E-procurement (electronic procurement, sometimes also known as supplier exchange) is the business-to-business or business-to-consumer or business-to-government purchase and sale of supplies, work, and services through the Internet as well as other information and networking systems, such as electronic data interchange and enterprise resource planning.[1]

The e-procurement value chain consists of indent management, e-Informing, e-Tendering, e-Auctioning, vendor management, catalogue management, Purchase Order Integration, Order Status, Ship Notice, e-invoicing, e-payment, and contract management. Indent management is the workflow involved in the preparation of tenders. This part of the value chain is optional, with individual procuring departments defining their indenting process. In works procurement, administrative approval and technical sanction are obtained in electronic format. In goods procurement, indent generation activity is done online. The end result of the stage is taken as inputs for issuing the NIT.[2]

Elements of e-procurement include request for information, request for proposal, request for quotation, RFx (the previous three together), and eRFx (software for managing RFx projects).[3]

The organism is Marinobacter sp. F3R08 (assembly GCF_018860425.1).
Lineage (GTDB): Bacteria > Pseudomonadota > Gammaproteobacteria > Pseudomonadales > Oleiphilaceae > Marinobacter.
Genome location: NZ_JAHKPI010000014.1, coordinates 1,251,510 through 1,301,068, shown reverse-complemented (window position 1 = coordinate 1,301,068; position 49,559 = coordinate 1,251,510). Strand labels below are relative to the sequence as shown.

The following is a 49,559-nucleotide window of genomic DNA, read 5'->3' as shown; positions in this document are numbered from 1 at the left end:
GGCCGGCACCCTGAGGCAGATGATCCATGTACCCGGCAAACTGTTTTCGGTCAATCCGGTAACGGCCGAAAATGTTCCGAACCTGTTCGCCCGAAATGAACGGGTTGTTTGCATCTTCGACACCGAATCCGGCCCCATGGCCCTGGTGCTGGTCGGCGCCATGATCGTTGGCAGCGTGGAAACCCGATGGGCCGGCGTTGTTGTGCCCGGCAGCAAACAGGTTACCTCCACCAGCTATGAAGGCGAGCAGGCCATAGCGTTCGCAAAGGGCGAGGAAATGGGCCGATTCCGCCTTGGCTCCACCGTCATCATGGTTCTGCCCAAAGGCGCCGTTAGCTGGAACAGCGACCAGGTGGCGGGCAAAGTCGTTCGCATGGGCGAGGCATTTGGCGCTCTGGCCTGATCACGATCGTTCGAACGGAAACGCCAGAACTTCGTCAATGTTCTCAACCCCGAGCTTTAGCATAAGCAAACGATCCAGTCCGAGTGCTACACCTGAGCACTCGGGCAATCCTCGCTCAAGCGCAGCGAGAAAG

Alongside with increased use of e-procurement, needs for standardization arise. Currently, there is one globally developed open extensible markup language based standard framework built on a rich heritage of electronic business experience. It consists of five layers - messaging, registry and repository, collaboration protocol, core components and business processes.[4]

  1. ^ EUROPEAN BANK FOR RECONSTRUCTION AND DEVELOPMENT. Are you ready for eProcurement?: Guide to Electronic Procurement Reform. 2015.
  2. ^ LAKSHWADEEP E-PROC AND NIC. Bids and Tenders [online]. 2018 [cit. 2019-04-22]. Retrieved from http://www.tenderbidding.com/lakshwadeep-e-proc-and-nic.php
  3. ^ "What's the difference between an RFI, an RFP, and an RFQ?". Humboldt State University. Archived from the original on 2015-07-21. Retrieved 2015-07-28
  4. ^ United Nations, Asian Development Bank, & Korea (South). (2006). E-procurement. [Bangkok]: United Nations Publications. pp. 22-23.